Since Frank's own books concentrate purely on matters of exploration and or horticulture it is necessary to refer copiously to Winifred's unpublished biography to guide oneself through the war years. She makes it clear that, although his military duties were ridiculously light, he was at least able to keep active, participating in sports, and having an active social life.
Despite a frustrating lack of enemy soldiers with whom to exchange fire, he did still see a certain amount of adventure. There was a foray against a crocodile which resulted in him almost drowning in a mangrove swamp; a daring rescue of a native who had been attacked by four men, who he chased on horseback and handed over to the authorities; and a successful hunt of a rogue elephant.
He was attacked by a huge army, numbering in millions, of red ants, and in saving himself from them he was bitten on the finger by a large chameleon. He describes mosquitoes like a London fog, falling headlong into prickly palms, and several close encounters with deadly snakes. All in all, he seems to have been scarcely safer than if he had been at The Somme or Paschendale.
The Gurkhas, who were not under his direct command, were not, seemingly, representative of the breed as we have come to know it today. These men were apparently lazy and disinterested. On one occasion Frank went with a small group in a boat across the straits to Ranong, which is in Thailand, for some R&R. On their return the men were somewhat drunk and the boat was found to have sunk to the bottom of the harbour. As a result they were forced to sleep where they were, as recovering the boat in darkness was proving impossible.

Posting to Mesopotamia

Throughout 1915 and most of 1916, he remained in Burma, hoping that he might get a posting to the front. Then towards the end of 1916 he was finally posted but only as far as Mesopotamia (modern day Iraq) where he was made acting Captain. Many of his letters home refer to requests to be sent to the front line, and bemoaning the fact that so many of his friends were achieving glory fighting for King and country, and having that glorious epitaph "Killed in action" carved on their gravestones. It is truly beyond my imagining to conceive of how anybody could be champing at the bit to participate in such a wholesale slaughter, Winifred writes from the perspective of someone of that era and says this.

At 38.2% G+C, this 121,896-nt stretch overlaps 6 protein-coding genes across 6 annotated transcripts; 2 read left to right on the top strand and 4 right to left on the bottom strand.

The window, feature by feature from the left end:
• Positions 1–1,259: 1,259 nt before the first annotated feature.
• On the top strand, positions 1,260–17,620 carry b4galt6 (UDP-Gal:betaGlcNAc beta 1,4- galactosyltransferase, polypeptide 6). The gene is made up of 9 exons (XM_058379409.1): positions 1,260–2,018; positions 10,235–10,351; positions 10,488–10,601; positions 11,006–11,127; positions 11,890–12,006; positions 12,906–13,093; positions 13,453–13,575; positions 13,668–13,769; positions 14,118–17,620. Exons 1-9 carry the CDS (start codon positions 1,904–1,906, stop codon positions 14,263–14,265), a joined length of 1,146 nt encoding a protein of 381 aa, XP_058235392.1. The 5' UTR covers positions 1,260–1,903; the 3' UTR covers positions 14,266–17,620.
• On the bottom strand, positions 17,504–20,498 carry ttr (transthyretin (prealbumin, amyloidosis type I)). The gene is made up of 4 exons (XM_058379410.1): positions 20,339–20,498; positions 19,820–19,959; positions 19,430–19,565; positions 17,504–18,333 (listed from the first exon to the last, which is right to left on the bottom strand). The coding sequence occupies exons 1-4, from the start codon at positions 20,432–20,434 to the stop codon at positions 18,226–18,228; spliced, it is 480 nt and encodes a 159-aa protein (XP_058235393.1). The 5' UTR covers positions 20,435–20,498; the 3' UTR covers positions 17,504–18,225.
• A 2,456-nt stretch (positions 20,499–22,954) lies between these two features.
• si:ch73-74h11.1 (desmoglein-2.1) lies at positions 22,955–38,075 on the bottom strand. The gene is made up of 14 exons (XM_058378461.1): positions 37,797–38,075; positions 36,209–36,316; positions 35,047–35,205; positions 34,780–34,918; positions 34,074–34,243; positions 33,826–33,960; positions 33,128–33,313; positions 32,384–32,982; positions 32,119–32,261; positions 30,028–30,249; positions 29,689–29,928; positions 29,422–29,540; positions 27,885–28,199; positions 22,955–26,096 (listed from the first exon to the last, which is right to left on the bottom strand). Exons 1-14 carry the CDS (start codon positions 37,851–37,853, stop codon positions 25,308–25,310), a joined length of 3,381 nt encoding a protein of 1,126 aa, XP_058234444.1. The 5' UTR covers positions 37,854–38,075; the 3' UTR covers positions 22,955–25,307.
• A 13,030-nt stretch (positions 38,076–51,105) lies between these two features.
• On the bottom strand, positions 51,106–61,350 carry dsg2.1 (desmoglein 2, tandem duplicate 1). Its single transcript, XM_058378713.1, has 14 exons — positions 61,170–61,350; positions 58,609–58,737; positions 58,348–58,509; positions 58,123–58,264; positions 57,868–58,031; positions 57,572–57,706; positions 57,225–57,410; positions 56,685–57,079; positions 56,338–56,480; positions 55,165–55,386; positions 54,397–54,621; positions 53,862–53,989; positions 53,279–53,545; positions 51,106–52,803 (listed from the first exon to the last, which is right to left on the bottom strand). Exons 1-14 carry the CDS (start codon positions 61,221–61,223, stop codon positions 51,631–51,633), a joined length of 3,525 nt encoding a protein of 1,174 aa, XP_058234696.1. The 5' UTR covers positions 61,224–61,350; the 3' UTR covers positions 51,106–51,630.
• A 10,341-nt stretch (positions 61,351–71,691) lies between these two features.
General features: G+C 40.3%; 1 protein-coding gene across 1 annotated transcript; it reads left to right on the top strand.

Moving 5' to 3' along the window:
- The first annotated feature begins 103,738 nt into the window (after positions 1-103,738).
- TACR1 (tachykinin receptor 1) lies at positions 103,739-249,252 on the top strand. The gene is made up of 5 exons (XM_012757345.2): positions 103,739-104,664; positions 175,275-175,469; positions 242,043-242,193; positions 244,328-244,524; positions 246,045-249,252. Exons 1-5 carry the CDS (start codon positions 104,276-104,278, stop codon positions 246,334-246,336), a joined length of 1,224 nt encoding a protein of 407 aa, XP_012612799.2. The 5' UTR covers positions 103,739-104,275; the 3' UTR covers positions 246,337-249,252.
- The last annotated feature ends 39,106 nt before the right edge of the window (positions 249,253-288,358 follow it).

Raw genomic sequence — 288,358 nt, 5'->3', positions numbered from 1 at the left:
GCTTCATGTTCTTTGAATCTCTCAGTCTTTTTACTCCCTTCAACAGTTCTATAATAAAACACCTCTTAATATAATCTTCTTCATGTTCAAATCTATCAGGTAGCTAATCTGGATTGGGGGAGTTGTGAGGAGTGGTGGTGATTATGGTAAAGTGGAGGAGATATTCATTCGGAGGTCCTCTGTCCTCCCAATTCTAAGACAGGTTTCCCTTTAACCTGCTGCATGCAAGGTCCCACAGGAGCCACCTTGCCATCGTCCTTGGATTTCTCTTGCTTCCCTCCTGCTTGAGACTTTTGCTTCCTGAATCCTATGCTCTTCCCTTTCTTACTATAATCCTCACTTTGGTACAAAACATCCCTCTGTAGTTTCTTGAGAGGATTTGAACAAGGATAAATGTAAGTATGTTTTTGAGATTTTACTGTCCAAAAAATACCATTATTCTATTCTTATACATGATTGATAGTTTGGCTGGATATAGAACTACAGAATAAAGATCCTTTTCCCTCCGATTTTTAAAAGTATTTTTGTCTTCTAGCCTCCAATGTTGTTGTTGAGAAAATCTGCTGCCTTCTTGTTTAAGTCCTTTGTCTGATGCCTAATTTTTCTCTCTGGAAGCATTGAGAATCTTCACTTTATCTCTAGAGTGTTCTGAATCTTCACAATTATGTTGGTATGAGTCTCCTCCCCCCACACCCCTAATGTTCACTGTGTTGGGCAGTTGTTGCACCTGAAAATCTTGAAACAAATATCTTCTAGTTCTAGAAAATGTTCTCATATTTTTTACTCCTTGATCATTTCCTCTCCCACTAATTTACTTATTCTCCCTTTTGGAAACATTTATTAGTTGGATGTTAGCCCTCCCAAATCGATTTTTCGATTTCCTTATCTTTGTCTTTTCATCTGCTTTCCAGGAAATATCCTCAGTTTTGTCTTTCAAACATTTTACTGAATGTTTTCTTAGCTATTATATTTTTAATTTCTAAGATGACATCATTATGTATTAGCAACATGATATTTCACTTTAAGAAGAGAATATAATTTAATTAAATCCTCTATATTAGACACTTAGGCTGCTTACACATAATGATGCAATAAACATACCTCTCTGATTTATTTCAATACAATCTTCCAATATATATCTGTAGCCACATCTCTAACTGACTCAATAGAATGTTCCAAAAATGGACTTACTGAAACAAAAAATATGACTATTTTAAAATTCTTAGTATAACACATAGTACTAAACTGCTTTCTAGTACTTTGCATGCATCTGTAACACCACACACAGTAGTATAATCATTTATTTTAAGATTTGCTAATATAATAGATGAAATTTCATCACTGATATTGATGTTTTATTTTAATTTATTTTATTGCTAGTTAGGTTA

It is not surprising, to anyone who knew Frank, that he was always hoping to get into the fighting line. But anyone old enough to remember that war - the wholesale slaughter, the gradual blackening of the London streets, as mothers, wives, daughters, sisters, sweethearts went into mourning, the long daily lists of the killed in 'The Times' - will understand that the one thing we at home hoped was that this particular wish of his should remain unfulfilled. We had lost friend after friend and we dreaded to see the papers. Those who went to the front had a much less than fifty-fifty chance of survival, and a 'Blighty one' came to be for most of them the one hope...

Now in Mesopotamia, the possibility of a front line engagement with the Turks gave him hope but in fact he was to be denied even this. He wrote as always frequent and lengthy letters to his sister, who quotes them at length in her biography. In one, dated 16th November 1917 he writes,

... you are seeing much more of the war than I am with aeroplanes dropping bombs on your heads every day. I have been nearly a year in Mesopotamia and I haven't yet seen a shot fired in anger. Of course I am lucky not to have done so, but it makes one feel a fraud nevertheless...

Ironically, as it turns out, Frank could not have spoken truer words, since Winifred did in fact spend some time, towards the end of the war, in France "on active service" serving teas, and playing the piano for the British Expeditionary Force. She remained there until the spring of 1919, when she fell victim to the influenza epidemic that swept the world at that time, and was invalided home.
Frank, for his part, was promoted to full captain in December 1918; and shortly thereafter demobilised. However, instead of returning home, which his sister had fully expected, he returned almost immediately to exploration. Heading straight back to the "triangle" where he had been at the outbreak of war, again based at Hpimaw. Some of this expedition found its way into 'The Romance of Plant Hunting' 1924.

Frank Kingdon-Ward Biography